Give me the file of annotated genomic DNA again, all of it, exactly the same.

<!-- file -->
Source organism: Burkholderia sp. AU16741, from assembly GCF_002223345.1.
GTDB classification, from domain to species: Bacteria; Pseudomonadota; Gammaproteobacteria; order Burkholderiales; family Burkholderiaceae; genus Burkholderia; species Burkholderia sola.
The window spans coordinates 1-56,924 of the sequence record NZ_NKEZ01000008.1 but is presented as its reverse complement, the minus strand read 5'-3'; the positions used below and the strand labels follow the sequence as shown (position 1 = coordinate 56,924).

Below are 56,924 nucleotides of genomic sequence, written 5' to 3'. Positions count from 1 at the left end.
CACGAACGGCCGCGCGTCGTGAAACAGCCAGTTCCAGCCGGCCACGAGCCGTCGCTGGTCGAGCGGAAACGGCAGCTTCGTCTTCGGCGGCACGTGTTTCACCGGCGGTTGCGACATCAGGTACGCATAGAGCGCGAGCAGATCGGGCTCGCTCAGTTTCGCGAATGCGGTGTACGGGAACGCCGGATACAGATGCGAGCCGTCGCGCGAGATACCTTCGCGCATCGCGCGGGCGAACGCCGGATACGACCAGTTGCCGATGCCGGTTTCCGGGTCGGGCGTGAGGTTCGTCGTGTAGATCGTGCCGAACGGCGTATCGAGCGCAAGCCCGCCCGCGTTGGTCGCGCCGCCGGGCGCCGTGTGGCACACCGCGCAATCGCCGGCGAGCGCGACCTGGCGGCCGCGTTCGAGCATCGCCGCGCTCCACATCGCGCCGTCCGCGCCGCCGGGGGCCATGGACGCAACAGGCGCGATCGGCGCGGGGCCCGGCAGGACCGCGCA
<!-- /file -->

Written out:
Source organism: Burkholderia sp. AU16741, from assembly GCF_002223345.1.
GTDB classification, from domain to species: Bacteria; Pseudomonadota; Gammaproteobacteria; order Burkholderiales; family Burkholderiaceae; genus Burkholderia; species Burkholderia sola.
The window spans coordinates 1-56,924 of the sequence record NZ_NKEZ01000008.1 but is presented as its reverse complement, the minus strand read 5'-3'; the positions used below and the strand labels follow the sequence as shown (position 1 = coordinate 56,924).

Below are 56,924 nucleotides of genomic sequence, written 5' to 3'. Positions count from 1 at the left end.
CACGAACGGCCGCGCGTCGTGAAACAGCCAGTTCCAGCCGGCCACGAGCCGTCGCTGGTCGAGCGGAAACGGCAGCTTCGTCTTCGGCGGCACGTGTTTCACCGGCGGTTGCGACATCAGGTACGCATAGAGCGCGAGCAGATCGGGCTCGCTCAGTTTCGCGAATGCGGTGTACGGGAACGCCGGATACAGATGCGAGCCGTCGCGCGAGATACCTTCGCGCATCGCGCGGGCGAACGCCGGATACGACCAGTTGCCGATGCCGGTTTCCGGGTCGGGCGTGAGGTTCGTCGTGTAGATCGTGCCGAACGGCGTATCGAGCGCAAGCCCGCCCGCGTTGGTCGCGCCGCCGGGCGCCGTGTGGCACACCGCGCAATCGCCGGCGAGCGCGACCTGGCGGCCGCGTTCGAGCATCGCCGCGCTCCACATCGCGCCGTCCGCGCCGCCGGGGGCCATGGACGCAACAGGCGCGATCGGCGCGGGGCCCGGCAGGACCGCGCA